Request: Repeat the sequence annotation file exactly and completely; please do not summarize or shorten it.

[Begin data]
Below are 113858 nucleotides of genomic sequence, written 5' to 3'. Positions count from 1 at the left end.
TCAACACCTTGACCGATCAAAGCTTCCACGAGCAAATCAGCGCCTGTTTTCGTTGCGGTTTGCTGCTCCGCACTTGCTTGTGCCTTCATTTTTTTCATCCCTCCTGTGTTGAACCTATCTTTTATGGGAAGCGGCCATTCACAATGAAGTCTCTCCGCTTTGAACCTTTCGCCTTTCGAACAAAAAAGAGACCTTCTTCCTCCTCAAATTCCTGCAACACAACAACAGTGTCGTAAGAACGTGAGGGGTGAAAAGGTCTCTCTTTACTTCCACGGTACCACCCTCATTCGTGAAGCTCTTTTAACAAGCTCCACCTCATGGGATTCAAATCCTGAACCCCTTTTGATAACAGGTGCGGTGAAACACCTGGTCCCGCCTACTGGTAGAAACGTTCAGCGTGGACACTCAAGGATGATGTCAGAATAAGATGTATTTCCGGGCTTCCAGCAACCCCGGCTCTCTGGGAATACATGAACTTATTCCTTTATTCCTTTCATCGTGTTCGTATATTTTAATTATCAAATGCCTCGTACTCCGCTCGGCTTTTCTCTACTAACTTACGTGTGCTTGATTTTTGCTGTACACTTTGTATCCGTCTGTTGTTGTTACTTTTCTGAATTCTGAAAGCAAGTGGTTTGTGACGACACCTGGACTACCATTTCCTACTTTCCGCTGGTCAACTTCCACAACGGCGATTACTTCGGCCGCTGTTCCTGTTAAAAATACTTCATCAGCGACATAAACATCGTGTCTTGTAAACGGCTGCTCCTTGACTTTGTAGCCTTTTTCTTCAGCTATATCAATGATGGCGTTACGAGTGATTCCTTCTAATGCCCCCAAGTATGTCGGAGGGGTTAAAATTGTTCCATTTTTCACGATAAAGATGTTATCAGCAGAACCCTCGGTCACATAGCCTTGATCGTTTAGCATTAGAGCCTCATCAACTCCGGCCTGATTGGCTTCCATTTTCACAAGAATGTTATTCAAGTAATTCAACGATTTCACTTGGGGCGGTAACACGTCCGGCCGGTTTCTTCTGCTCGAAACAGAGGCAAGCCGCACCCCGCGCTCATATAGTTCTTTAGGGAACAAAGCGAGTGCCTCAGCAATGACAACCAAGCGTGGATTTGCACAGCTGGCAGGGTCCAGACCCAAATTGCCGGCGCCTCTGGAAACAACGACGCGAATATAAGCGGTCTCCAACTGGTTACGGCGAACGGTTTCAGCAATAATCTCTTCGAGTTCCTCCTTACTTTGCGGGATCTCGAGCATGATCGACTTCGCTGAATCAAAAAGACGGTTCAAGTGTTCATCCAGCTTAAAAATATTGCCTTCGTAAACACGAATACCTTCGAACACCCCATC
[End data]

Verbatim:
Below are 113858 nucleotides of genomic sequence, written 5' to 3'. Positions count from 1 at the left end.
TCAACACCTTGACCGATCAAAGCTTCCACGAGCAAATCAGCGCCTGTTTTCGTTGCGGTTTGCTGCTCCGCACTTGCTTGTGCCTTCATTTTTTTCATCCCTCCTGTGTTGAACCTATCTTTTATGGGAAGCGGCCATTCACAATGAAGTCTCTCCGCTTTGAACCTTTCGCCTTTCGAACAAAAAAGAGACCTTCTTCCTCCTCAAATTCCTGCAACACAACAACAGTGTCGTAAGAACGTGAGGGGTGAAAAGGTCTCTCTTTACTTCCACGGTACCACCCTCATTCGTGAAGCTCTTTTAACAAGCTCCACCTCATGGGATTCAAATCCTGAACCCCTTTTGATAACAGGTGCGGTGAAACACCTGGTCCCGCCTACTGGTAGAAACGTTCAGCGTGGACACTCAAGGATGATGTCAGAATAAGATGTATTTCCGGGCTTCCAGCAACCCCGGCTCTCTGGGAATACATGAACTTATTCCTTTATTCCTTTCATCGTGTTCGTATATTTTAATTATCAAATGCCTCGTACTCCGCTCGGCTTTTCTCTACTAACTTACGTGTGCTTGATTTTTGCTGTACACTTTGTATCCGTCTGTTGTTGTTACTTTTCTGAATTCTGAAAGCAAGTGGTTTGTGACGACACCTGGACTACCATTTCCTACTTTCCGCTGGTCAACTTCCACAACGGCGATTACTTCGGCCGCTGTTCCTGTTAAAAATACTTCATCAGCGACATAAACATCGTGTCTTGTAAACGGCTGCTCCTTGACTTTGTAGCCTTTTTCTTCAGCTATATCAATGATGGCGTTACGAGTGATTCCTTCTAATGCCCCCAAGTATGTCGGAGGGGTTAAAATTGTTCCATTTTTCACGATAAAGATGTTATCAGCAGAACCCTCGGTCACATAGCCTTGATCGTTTAGCATTAGAGCCTCATCAACTCCGGCCTGATTGGCTTCCATTTTCACAAGAATGTTATTCAAGTAATTCAACGATTTCACTTGGGGCGGTAACACGTCCGGCCGGTTTCTTCTGCTCGAAACAGAGGCAAGCCGCACCCCGCGCTCATATAGTTCTTTAGGGAACAAAGCGAGTGCCTCAGCAATGACAACCAAGCGTGGATTTGCACAGCTGGCAGGGTCCAGACCCAAATTGCCGGCGCCTCTGGAAACAACGACGCGAATATAAGCGGTCTCCAACTGGTTACGGCGAACGGTTTCAGCAATAATCTCTTCGAGTTCCTCCTTACTTTGCGGGATCTCGAGCATGATCGACTTCGCTGAATCAAAAAGACGGTTCAAGTGTTCATCCAGCTTAAAAATATTGCCTTCGTAAACACGAATACCTTCGAACACCCCATC